Pondering is not something I have a lot of time for. Back when my life was calmer, I used to take long walks. I ran through characters and scenes as I walked, sometimes solving a complex set of issues over the course of 3 or 4 miles. Shifting genres and making the decision to write in third person instead of first, caused me to need  time to think and run through different scenes in my head, time I really don’t have right now.

There were many days when I intended to write that I found myself running through different scenes and character decisions instead. This is important work and I always got a lot accomplished on the days that followed this time I dedicated to thinking about the people and the story. It is a double edged sword though, for the obvious reason that if I am pondering, I am not writing and NaNoWriMo does not have a designation for thinking through 50,000 words, you have to actually write them down on virtual paper.

No National Novel Writing Month would be complete without the social component. Though I didn’t get to any events this year, I love reading the blog posts, Facebook posts, Tumblr, Instagram, Twitter, and every other social media platform where people congregate to encourage each other and share war stories.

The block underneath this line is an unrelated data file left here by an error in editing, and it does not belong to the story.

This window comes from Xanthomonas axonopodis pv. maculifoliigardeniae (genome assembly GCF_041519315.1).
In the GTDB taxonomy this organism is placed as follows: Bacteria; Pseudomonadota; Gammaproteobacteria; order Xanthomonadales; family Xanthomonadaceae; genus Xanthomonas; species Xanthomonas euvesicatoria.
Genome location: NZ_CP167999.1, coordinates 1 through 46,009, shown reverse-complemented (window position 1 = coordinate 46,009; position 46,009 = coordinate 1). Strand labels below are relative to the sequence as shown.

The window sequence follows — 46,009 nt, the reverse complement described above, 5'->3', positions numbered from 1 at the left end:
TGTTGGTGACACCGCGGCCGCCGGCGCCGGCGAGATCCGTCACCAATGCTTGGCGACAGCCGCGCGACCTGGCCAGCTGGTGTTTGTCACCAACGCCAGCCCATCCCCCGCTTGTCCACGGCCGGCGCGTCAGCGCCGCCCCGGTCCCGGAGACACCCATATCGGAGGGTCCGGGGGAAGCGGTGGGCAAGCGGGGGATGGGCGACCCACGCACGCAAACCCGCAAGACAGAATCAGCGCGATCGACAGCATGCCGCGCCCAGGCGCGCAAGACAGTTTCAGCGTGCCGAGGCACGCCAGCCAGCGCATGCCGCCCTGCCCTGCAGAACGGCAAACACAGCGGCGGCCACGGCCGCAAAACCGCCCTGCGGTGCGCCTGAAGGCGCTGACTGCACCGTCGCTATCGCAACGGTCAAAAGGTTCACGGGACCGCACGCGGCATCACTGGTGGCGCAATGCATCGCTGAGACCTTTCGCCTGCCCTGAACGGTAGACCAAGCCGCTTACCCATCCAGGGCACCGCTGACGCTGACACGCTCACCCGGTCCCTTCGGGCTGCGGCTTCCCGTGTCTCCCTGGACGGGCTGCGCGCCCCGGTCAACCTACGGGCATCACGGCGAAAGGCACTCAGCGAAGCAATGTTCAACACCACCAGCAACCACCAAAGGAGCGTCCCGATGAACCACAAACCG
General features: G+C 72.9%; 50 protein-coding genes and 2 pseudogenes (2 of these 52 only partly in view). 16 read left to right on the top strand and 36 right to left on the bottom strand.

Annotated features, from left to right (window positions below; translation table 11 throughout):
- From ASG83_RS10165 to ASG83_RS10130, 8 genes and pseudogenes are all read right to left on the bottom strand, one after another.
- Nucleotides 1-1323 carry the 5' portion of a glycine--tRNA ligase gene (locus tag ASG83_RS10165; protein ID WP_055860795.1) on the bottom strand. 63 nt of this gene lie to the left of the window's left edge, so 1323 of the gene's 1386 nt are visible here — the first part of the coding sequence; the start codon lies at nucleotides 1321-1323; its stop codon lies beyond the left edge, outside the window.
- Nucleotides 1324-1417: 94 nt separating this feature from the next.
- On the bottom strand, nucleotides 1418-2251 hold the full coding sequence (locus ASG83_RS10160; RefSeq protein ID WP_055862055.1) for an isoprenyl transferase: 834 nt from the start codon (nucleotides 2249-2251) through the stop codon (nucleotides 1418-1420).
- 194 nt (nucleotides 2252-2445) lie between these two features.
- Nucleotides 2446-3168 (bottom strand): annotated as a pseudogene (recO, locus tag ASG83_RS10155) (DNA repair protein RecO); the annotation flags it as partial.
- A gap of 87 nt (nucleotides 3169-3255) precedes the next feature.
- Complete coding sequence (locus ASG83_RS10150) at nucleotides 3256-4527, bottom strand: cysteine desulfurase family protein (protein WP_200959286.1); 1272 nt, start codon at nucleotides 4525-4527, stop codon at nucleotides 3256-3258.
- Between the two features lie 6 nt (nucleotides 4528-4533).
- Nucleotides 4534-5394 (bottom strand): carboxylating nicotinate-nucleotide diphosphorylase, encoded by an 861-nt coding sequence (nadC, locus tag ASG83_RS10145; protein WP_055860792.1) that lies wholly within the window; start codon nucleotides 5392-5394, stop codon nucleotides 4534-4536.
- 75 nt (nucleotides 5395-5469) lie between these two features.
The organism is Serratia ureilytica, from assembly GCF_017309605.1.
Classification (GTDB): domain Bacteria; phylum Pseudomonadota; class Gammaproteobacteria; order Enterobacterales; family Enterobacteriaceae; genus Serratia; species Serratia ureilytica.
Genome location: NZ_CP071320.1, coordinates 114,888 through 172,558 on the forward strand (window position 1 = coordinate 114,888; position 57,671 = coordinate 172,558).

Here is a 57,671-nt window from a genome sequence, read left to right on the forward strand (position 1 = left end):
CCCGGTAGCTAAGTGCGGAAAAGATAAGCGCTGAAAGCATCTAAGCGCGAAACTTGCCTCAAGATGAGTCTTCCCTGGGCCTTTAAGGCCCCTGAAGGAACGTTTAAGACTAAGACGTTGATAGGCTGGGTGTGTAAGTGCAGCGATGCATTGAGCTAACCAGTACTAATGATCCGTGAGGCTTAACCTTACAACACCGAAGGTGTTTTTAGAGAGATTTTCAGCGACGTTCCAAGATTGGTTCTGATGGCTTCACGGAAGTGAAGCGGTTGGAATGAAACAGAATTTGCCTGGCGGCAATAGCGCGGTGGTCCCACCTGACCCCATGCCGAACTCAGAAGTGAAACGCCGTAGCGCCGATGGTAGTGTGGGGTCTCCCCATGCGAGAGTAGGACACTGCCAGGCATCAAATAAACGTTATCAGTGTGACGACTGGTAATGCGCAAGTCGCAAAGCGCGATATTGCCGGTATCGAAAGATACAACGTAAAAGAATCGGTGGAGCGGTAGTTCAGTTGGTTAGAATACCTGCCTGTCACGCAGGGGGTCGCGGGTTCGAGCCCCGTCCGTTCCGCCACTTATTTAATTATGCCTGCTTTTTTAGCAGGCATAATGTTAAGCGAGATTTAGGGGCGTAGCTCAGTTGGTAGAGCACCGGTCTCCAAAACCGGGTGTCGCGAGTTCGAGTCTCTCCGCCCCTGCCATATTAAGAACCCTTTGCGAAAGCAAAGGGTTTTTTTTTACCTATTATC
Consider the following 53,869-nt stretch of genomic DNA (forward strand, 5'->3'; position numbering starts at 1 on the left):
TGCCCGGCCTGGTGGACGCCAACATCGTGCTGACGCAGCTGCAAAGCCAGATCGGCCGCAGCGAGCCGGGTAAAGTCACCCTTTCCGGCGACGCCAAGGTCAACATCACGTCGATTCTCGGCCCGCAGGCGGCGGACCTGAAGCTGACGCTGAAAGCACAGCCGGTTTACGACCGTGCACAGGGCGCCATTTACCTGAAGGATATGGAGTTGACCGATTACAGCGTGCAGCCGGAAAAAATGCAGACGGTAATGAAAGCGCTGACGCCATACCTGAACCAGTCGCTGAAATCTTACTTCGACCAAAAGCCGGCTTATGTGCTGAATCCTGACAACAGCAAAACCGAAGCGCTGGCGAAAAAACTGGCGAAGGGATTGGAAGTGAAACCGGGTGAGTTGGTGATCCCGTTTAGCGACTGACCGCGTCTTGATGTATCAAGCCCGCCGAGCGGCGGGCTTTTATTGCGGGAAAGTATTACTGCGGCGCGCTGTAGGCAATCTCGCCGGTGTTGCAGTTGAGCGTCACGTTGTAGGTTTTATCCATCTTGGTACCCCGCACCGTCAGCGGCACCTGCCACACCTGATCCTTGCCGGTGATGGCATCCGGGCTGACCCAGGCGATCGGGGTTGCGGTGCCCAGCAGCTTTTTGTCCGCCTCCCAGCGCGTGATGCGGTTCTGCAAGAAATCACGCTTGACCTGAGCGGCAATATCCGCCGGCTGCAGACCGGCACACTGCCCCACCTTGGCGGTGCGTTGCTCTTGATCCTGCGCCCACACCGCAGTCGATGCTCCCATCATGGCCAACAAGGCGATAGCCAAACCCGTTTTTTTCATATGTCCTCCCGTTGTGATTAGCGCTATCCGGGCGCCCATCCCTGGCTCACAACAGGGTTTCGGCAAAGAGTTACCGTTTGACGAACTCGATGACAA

Writing is a lonely gig. Having people to share it with who understand why you wake up in the middle of the night calling out the name of a character from your novel and rush around the house for pad and paper (the laptop is shut down, of course) to write your thoughts down before you forget, are a rare and beautiful thing. Our particular type of crazy needs to commiserate. We all do better when we know we aren’t alone.

The best part about the NaNoWriMo experience this year is that I didn’t come unglued because I didn’t finish. I have written a novel a year for the last 8 years. I have been prolific . The fact that I finished one in September and am already fifteen thousand words into another is commendable. Not only that, but I love this book. My success is in building a world my where my characters can thrive.

This new story moves me and drives me to spend hours researching so that the story rings with truth and reality. I look forward to sitting back down with these beautiful people and getting to know them better—after the holidays.

I didn’t finish 50,000 words, but I did create beautiful characters and a world I love. It is powerful enough that I know I will go back to it.

I want to know how it ends.



NaNoWriMo, Or Write, Right Now!

I have never participated in National Novel Writing Month. I have always been mid-manuscript when November the first rolled around and it is, after all, a busy month. This November is different. This November, I am writing a new novel.

I am a fairly prolific writer. I have discovered that if I am not working on projects of my own, I obsess over projects at work, driving myself and others up a wall with nit-picky edits and compulsive sentence restructuring. What, exactly, do you mean by small revision? This entire paragraph, the one that has worked perfectly for five years, has a fragment. I think we need to re-write the whole manual.